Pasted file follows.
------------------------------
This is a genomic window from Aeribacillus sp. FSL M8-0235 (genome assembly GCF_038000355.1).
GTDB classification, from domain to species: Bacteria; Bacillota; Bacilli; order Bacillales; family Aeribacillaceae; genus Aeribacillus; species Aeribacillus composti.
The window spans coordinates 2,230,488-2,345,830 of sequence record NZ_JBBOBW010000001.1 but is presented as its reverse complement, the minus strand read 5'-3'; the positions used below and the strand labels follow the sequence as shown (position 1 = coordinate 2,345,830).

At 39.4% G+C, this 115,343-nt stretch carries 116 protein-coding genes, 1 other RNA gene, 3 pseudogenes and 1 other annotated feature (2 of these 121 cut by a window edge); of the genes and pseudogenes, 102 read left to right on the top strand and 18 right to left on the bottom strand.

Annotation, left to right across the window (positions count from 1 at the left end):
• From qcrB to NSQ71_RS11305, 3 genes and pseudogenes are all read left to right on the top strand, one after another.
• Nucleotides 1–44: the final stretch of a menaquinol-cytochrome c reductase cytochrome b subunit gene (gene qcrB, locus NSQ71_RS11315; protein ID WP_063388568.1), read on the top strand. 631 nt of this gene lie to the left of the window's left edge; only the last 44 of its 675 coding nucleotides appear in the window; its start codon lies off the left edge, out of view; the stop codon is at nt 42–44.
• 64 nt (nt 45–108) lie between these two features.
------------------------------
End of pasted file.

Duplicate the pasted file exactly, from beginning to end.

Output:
This is a genomic window from Aeribacillus sp. FSL M8-0235 (genome assembly GCF_038000355.1).
GTDB classification, from domain to species: Bacteria; Bacillota; Bacilli; order Bacillales; family Aeribacillaceae; genus Aeribacillus; species Aeribacillus composti.
The window spans coordinates 2,230,488-2,345,830 of sequence record NZ_JBBOBW010000001.1 but is presented as its reverse complement, the minus strand read 5'-3'; the positions used below and the strand labels follow the sequence as shown (position 1 = coordinate 2,345,830).

At 39.4% G+C, this 115,343-nt stretch carries 116 protein-coding genes, 1 other RNA gene, 3 pseudogenes and 1 other annotated feature (2 of these 121 cut by a window edge); of the genes and pseudogenes, 102 read left to right on the top strand and 18 right to left on the bottom strand.

Annotation, left to right across the window (positions count from 1 at the left end):
• From qcrB to NSQ71_RS11305, 3 genes and pseudogenes are all read left to right on the top strand, one after another.
• Nucleotides 1–44: the final stretch of a menaquinol-cytochrome c reductase cytochrome b subunit gene (gene qcrB, locus NSQ71_RS11315; protein ID WP_063388568.1), read on the top strand. 631 nt of this gene lie to the left of the window's left edge; only the last 44 of its 675 coding nucleotides appear in the window; its start codon lies off the left edge, out of view; the stop codon is at nt 42–44.
• 64 nt (nt 45–108) lie between these two features.